Ferreiras is a hamlet 5 km to the north of Albufeira and was once occupied by the Romans. It was originally known as “Lagoas” (small lagoons) due to the formation of ponds in the rainy seasons. The name Ferreiras, by which it is known today, probably comes from the surname of an important family who lived in this locality in the mid 19th Century. There is a windmill at Almeijoafras, one of the last in the area, and water wheels, threshing floors and wine presses can also be found.
The parish of Guia is 6Km to the west of Albufeira, and also survives from Roman times. In ancient times it was known as Alfontes, which means “there by the springs”, but the origin of this is difficult to determine. However, traditional legend has it that where the chapel of Our Lady of Guia was erected, the Virgin Mary appeared to the local population. If this should be the case, then the name has some religious background.
Principal points of interest are the Parish Church and the chapels of Our Lady of Guia and St. Luís, where visitors can admire hand painted tiles and statuary, in the Baroque style, dating from the 17th and early 18th century. The religious feast days for Our Lady of Guia and St. Luís are in September.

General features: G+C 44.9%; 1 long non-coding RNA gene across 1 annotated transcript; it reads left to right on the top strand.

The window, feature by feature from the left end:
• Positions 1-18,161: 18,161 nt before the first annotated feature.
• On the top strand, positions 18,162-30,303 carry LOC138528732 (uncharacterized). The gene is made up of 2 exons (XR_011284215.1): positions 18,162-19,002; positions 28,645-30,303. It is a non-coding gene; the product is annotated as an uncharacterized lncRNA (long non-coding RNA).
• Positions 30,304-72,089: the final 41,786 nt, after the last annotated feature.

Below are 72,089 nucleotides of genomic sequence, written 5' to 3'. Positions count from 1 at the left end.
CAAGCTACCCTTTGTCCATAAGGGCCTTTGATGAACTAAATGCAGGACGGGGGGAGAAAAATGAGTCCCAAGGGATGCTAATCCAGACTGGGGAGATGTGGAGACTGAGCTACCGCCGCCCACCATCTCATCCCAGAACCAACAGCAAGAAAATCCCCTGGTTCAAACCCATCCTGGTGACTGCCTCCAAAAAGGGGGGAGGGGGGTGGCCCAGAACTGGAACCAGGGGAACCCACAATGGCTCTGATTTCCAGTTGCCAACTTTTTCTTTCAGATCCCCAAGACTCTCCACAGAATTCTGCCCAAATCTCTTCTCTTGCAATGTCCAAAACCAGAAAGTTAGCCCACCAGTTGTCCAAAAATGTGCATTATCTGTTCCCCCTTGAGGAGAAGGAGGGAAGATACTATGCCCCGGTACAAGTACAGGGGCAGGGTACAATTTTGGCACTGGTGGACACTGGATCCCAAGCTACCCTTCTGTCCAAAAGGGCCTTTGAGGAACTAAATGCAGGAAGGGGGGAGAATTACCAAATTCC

These days Guia is famous all over the country for its “Guia Chicken”(Frango da Guia) , and annually, in August, the great “Feast of the Charcoal Grilled Chicken” is celebrated. The picturesque coastline of the region led to the construction of numerous holiday complexes, and on the border of the municipality with neighbouring Silves is the splendid Salgados golf
Olhos de Água
Olhos d’Agua is the last of the four parishes, and is 6Km to the east of Albufeira. A charming, small fishing village, it gained great historical note from the beginning of the 18th Century as it played an important part in the guarding and defence of Albufeira.
It’s name derived from the fresh water springs, which emerge from the sea and its sands. Due to the sudden “boom” in tourism in the 1970’s and 80’s, the parish has changed its economic structure and become one of the principal tourist zones in the borough of Albufeira. Its principal points of interest are the Torre da Medronheira (Old watching tower) and the Olheiros (sources of springs of fresh water). Various hotel complexes, holiday villages and a magnificent golf course are set In the Pine Forests of the borough and in Açoteias.
Paderne is 12 Km from Albufeira and set in the craggy, hilly interior of the Algarve. Poised on a range, named “Paderna”, this parish was conquered in 1189 by King D. Sancho I, but the Christian influence did not last long. A few years later, in 1191, a celebrated and much veneered Caliph re-conquered the area for the Moors. It was only in 1248 that Paderne again came under Christian rule. The feast day for Our Lady of Hope, Patron Saint of Paderne, is in October.